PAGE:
by Sheldon Birnie
Last week was a big one for new releases out here on the Hillbilly Highway, with new LPs from The Deep Dark Woods and Those Darlins dropping hot. This week brings two more beauty full lengths from roots stars on the rise.
The first is the third full length from Nashville-by-way-of-Toronto’s Lindi Ortega, who has been on a serious tear for the past few years straight. Opening for the likes of k.d. lang, Social Distortion, headlining tours with Hillbilly Highway favourites Dustin Bentall and Northcote, and wowing crowds on the festival circuit, there’s no slowing Ortega down these days.
I had the chance to chat with Lindi at the Folk Festival in July, and she was clearly excited to be bringing her new album, Tin Star, to audiences this fall. The tunes that make up this disc certainly reflect Ortega’s relocation to Music City and her near constant life on the road. Speaking with Ortega, it’s clear she’s an honest to goodness fan of country music and its history, while at the same time working to bring her own vision of what country music is today to as large an audience as she can win. If you haven’t made yourself familiar with her stuff yet, Tin Star provides ample opportunity to do so.
And boy howdy, was I excited yesterday when I opened up a package from Stony Plains Records to find a signed copy of the brand new Tim Hus record, Western Star. Named after the one major brand of transport truck Hus hasn’t sung about yet, Western Star is just what you’d expect from Hus at this stage of his career. He’s still singing the same old songs, representing from coast to coast to coast, but his lyrical edge is sharper than ever, and the arrangements are tight. This probably has something to do with his ten years on the road, the crazy talented line-up he brought in to record parts on the album, and having Harry Stinson behind the board.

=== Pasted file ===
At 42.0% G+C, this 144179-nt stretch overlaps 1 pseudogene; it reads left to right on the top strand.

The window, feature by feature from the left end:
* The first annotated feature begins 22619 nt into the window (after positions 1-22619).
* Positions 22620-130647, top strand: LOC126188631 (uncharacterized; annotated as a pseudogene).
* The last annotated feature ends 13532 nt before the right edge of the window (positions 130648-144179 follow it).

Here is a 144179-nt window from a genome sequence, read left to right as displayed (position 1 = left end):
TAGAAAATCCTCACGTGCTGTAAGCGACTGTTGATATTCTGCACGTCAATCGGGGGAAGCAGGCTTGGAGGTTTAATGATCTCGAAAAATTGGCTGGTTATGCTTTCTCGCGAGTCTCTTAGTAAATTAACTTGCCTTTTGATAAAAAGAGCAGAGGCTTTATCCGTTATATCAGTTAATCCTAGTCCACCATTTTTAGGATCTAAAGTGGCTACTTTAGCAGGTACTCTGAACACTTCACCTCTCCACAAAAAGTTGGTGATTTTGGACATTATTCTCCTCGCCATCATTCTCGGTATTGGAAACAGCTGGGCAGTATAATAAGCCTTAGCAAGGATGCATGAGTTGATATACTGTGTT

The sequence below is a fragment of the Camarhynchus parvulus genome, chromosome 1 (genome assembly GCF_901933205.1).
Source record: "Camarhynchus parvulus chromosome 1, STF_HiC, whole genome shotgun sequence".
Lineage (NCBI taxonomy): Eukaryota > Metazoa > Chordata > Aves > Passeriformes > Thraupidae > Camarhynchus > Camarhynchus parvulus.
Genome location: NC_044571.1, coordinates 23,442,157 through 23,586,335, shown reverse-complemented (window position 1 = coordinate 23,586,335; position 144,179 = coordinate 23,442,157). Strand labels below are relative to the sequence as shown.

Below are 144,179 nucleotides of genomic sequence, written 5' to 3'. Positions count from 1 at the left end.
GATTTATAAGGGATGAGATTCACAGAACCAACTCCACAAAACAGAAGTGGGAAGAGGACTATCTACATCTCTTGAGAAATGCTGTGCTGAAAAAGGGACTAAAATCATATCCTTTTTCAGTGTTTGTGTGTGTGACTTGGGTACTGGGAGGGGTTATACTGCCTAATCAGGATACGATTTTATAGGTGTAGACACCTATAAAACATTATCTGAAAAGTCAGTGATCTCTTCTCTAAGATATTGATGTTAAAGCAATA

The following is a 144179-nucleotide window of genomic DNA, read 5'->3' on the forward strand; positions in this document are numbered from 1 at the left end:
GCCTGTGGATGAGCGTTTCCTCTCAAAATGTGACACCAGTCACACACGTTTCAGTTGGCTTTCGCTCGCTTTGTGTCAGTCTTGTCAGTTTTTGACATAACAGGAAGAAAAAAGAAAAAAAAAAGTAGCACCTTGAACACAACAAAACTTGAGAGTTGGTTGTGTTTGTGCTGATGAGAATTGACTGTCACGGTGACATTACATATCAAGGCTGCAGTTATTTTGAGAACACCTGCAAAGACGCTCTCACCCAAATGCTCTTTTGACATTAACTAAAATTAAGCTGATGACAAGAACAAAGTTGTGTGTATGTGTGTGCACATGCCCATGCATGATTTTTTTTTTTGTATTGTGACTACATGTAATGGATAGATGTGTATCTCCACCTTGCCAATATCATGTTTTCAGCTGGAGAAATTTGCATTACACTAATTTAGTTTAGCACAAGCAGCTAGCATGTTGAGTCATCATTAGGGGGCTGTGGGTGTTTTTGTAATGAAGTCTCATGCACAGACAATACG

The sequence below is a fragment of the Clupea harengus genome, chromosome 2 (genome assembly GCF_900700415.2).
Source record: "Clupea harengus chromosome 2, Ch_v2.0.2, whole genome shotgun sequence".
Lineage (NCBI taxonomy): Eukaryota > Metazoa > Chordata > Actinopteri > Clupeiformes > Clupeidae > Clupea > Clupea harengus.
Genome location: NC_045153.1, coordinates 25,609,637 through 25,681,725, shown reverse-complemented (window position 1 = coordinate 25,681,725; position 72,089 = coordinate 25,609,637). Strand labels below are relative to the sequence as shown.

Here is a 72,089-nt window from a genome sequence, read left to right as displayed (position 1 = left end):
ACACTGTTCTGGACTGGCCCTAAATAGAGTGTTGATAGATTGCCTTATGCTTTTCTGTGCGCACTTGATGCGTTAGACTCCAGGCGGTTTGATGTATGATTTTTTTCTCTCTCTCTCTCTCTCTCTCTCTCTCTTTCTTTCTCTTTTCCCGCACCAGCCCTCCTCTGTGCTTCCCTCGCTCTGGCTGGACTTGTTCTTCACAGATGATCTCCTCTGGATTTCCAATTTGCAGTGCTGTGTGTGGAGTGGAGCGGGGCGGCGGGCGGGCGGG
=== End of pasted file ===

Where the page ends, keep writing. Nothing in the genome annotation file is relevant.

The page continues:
And while those same old songs don’t stray too far from Hus’ brand of Stompin Tom inspired Canadiana, there are beauties a plenty here. “Master Caster” had me laughing, wishing I’d spent more time with a rod in the water. I’m sure Del Barber will get a kick out of that one, if he hasn’t heard it already. “Hardcore Apple Picker” reminded me of my time out in Kelowna, and seems like the sort of tune Joey Only should have written. But the pick of the litter, in my books, is “Church of Country Music.” Just a beauty of an ode to the late, great George Jones (RIP) and the reverence for country music that those of us out on the Highway feel deep in our bones. Again, this is a perfect introduction to Tim Hus and his brand of Canadiana if you somehow missed Hockeytown (which is an absolute gem). Pick it up today, and hope that you cross Hus soon out on the Highway. He’s about do for a Winnipeg run here soon…